While the spotlight across the home health care industry has recently shined on the upcoming payment reform, providers are still grappling with new requirements that went into effect in January—the Conditions of Participation (CoPs).
The new CoPs—the standards that agencies must follow to participate in Medicare—were the first update to the requirements in decades. And the changes were implemented without official interpretive guidelines (IGs) from the Centers for Medicare & Medicaid Services (CMS), raising alarm bells among providers, particularly as the cost to individual providers was estimated to be $30,000 to comply, according to CMS figures.
However, providers have had more than enough time to prepare and comply with the new CoPs without the guidelines, which are expected to come out in the next six to eight weeks, CMS officials from said during the National Leadership Conference in Washington, D.C. on March 9. The conference was organized by industry groups ElevatingHome, the Visiting Nurses Associations of America (VNAA) and the Alliance for Home Health Quality and Innovation.
Home health care agencies did have time to review the new CoPs, and CMS even delayed the implementation by six months. A draft form of the IGs was released in late October to some stakeholders, who were able to provide feedback to CMS. The final version has still not been released. The IGs likely will clarify some of the requirements and specific language within the regulations, but their main purpose is to help surveyors, according to CMS officials. Surveyors will also base their work on the regulations, not the guidelines.
“There was a lot of concern about the fact that we did not have the interpretive guidelines out as of July in 2017,” Peggye Wilkerson, director, continuing care group, quality and safety oversight at CMS, said during a session on regulatory updates. “Technically, you don’t have to have interpretive guidelines to do surveys. You can do directly from the regulation. It was technically not an impediment to the new CoPs going live.”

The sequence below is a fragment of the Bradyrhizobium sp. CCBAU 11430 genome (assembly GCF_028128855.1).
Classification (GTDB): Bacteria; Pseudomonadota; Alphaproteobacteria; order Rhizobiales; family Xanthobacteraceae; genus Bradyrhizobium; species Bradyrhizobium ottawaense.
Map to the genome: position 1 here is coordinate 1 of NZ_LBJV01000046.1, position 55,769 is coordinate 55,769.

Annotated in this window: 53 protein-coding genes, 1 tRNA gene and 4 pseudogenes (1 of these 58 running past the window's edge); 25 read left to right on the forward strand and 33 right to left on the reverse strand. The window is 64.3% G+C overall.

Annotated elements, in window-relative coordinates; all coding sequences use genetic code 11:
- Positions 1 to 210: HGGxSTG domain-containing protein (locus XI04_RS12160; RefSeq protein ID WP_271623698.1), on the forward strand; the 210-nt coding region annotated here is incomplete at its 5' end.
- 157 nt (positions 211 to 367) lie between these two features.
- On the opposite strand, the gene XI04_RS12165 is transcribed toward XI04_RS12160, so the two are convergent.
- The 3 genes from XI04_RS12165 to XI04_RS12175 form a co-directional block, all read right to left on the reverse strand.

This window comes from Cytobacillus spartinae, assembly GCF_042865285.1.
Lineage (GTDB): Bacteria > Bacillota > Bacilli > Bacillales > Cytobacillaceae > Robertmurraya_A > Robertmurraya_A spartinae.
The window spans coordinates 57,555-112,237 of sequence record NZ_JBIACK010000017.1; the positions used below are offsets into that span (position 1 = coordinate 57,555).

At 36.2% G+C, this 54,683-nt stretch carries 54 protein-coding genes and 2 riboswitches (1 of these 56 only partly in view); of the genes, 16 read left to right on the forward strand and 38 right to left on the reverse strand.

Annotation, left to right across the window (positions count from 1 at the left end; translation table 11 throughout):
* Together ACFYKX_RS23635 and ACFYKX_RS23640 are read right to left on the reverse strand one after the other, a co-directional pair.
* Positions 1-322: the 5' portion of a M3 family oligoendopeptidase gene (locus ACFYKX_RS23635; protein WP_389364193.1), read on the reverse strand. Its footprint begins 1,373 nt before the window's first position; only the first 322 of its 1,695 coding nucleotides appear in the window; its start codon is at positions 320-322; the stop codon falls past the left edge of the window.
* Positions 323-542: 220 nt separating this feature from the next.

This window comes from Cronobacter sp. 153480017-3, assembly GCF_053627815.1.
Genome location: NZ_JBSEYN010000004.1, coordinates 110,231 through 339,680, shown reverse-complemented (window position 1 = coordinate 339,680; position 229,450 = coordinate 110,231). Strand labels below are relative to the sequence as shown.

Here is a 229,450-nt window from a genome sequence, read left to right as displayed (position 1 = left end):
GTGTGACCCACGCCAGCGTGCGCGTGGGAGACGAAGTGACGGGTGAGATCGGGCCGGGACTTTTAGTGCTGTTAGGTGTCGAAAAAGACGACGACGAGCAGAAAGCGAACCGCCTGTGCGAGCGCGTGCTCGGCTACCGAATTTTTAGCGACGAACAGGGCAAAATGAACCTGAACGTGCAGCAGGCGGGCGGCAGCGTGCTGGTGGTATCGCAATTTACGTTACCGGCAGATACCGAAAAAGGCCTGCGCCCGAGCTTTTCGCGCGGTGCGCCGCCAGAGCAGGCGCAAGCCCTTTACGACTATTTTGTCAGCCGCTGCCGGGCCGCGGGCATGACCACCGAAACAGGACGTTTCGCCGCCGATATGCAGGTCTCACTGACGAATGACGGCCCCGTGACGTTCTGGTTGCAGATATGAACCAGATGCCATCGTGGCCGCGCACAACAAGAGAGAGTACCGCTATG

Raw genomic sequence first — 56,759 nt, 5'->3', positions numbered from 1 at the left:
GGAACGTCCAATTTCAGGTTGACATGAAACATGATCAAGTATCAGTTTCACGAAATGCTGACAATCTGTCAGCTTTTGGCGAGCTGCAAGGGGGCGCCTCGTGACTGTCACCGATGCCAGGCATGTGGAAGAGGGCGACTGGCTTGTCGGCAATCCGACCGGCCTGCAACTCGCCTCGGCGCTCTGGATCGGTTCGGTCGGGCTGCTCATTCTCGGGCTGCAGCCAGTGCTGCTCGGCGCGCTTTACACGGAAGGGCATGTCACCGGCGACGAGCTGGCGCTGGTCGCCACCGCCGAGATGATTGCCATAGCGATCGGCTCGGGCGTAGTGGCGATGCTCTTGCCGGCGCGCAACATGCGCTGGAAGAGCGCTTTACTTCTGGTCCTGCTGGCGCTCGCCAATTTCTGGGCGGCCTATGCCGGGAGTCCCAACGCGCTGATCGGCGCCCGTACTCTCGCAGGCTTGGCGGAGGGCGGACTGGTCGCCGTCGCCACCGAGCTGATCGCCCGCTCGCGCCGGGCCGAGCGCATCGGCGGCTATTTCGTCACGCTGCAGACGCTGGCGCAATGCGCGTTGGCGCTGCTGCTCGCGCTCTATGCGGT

CMS also did release a revised protocol for surveys following the Jan. 13 implementation date, which may have helped some providers understand how surveyors will evaluate their compliance to the regulations.
Providers also shouldn’t be too concerned over the lack of IGs because the regulations were not a total overhaul, as some other health care sectors experienced. There were only two completely new CoPs, Wilkerson argued, with updates to others.
“The sky is not falling,” she told providers. “These are not all new regulations. You’re very fortunate. Other sides of regulations that were done wrote all new regulations. That’s traumatic. That didn’t happen in home health—these are not all new regulations.”
Wilkerson outlined only two major changes for providers—the quality assessment and performance improvement (QAPI) mandate and infection control. To a lesser extent, providers will also have to update their emergency preparedness, she said. The QAPI provision requires agencies to show more data collection and performance improvemet projects to demonstrate if they are improving in certain areas.
Broadly, the infection control condition is a component within the agency’s QAPI program, with standards for infection control and prevention.
Providers and industry associations have sought more information around the patient rights provision. CMS also will not impose civil monetary penalties (CMPs) for the first year of the new CoPs, giving agencies some reprieve as they take steps to be compliant.
“The provider community was concerned the surveyors might not be as familiar with these regulations and CMPs might not be appropriate,” Wilkerson said. “We didn’t really agree with that but because there was significant provider concern, we agreed to do a one-year moratorium of the CMPs…We will impose the CMPs if there is an immediate jeopardy.”
CMS is still negotiating the final guidelines, Wilkerson said during the conference, and providers are awaiting their release.
Written by Amy Baxter